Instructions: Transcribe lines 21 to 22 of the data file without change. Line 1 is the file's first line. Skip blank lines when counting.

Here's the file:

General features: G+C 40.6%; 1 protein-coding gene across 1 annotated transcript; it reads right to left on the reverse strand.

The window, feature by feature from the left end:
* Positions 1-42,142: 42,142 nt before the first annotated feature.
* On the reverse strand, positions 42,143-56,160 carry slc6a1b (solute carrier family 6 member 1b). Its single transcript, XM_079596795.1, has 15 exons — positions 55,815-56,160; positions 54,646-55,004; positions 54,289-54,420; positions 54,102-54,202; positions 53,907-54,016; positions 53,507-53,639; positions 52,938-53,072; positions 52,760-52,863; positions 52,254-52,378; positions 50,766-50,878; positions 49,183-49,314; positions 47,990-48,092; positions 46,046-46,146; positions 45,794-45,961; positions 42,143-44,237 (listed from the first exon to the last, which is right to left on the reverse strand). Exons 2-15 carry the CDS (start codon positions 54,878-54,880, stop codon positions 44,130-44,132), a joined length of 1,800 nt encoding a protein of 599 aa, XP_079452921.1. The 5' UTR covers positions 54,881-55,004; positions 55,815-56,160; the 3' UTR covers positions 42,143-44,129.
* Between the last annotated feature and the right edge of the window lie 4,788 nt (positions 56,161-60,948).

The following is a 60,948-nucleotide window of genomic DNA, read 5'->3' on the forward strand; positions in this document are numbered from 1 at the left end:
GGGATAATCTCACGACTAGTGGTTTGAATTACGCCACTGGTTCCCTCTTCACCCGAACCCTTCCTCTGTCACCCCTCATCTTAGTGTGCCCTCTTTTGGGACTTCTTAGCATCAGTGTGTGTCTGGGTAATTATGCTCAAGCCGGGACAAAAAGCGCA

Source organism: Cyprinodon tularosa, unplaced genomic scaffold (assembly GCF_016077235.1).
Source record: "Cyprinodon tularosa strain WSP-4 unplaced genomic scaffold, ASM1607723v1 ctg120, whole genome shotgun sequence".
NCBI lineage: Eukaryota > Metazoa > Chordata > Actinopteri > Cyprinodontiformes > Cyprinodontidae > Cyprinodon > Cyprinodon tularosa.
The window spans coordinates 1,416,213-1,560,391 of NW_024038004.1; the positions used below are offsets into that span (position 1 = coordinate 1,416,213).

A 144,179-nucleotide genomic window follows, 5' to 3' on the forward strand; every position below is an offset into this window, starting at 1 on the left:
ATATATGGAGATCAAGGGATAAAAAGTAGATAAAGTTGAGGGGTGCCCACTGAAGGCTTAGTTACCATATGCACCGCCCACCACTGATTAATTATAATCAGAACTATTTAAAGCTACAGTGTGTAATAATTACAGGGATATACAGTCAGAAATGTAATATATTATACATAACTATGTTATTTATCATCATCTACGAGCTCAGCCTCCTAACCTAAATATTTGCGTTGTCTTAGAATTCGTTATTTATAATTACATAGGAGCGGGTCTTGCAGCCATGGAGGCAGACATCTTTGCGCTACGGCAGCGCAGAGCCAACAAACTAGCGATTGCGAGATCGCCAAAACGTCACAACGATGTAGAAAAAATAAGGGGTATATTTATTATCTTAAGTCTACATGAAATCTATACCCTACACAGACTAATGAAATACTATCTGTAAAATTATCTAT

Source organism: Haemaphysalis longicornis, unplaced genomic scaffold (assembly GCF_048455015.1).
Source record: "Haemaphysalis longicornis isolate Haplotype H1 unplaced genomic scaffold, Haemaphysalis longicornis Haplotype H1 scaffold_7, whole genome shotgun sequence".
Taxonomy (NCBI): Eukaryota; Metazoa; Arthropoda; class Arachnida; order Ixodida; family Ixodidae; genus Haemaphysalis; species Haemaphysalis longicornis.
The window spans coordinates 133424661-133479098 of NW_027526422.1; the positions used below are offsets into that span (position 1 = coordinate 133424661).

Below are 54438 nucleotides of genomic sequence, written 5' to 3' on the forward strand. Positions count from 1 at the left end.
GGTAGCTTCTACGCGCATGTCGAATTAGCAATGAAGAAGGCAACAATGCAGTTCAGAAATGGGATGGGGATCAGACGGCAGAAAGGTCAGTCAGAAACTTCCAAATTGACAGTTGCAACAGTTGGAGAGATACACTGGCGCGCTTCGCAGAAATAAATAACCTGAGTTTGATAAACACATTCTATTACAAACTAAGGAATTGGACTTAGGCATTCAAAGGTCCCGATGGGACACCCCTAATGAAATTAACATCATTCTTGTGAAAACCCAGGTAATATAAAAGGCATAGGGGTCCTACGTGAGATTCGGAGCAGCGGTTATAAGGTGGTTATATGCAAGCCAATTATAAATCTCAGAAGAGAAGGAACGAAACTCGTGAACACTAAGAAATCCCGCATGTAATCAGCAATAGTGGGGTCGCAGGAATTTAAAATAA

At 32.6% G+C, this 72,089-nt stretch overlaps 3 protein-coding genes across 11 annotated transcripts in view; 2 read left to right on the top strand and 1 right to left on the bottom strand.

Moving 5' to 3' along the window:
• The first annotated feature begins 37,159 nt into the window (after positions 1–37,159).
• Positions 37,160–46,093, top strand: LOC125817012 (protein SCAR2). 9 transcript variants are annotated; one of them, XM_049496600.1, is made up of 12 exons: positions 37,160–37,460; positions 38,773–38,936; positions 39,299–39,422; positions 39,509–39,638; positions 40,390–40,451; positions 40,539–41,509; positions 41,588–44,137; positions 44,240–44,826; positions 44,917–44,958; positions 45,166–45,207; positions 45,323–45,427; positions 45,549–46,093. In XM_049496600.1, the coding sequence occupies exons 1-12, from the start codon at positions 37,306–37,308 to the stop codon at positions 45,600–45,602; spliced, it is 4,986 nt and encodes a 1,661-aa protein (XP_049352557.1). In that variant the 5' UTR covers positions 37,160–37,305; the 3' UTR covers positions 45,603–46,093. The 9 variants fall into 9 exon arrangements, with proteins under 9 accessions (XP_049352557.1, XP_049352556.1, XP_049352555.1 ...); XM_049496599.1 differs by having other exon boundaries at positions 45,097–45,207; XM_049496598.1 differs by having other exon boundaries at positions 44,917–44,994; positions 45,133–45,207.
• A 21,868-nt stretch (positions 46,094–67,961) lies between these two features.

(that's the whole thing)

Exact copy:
Moving 5' to 3' along the window:
• The first annotated feature begins 37,159 nt into the window (after positions 1–37,159).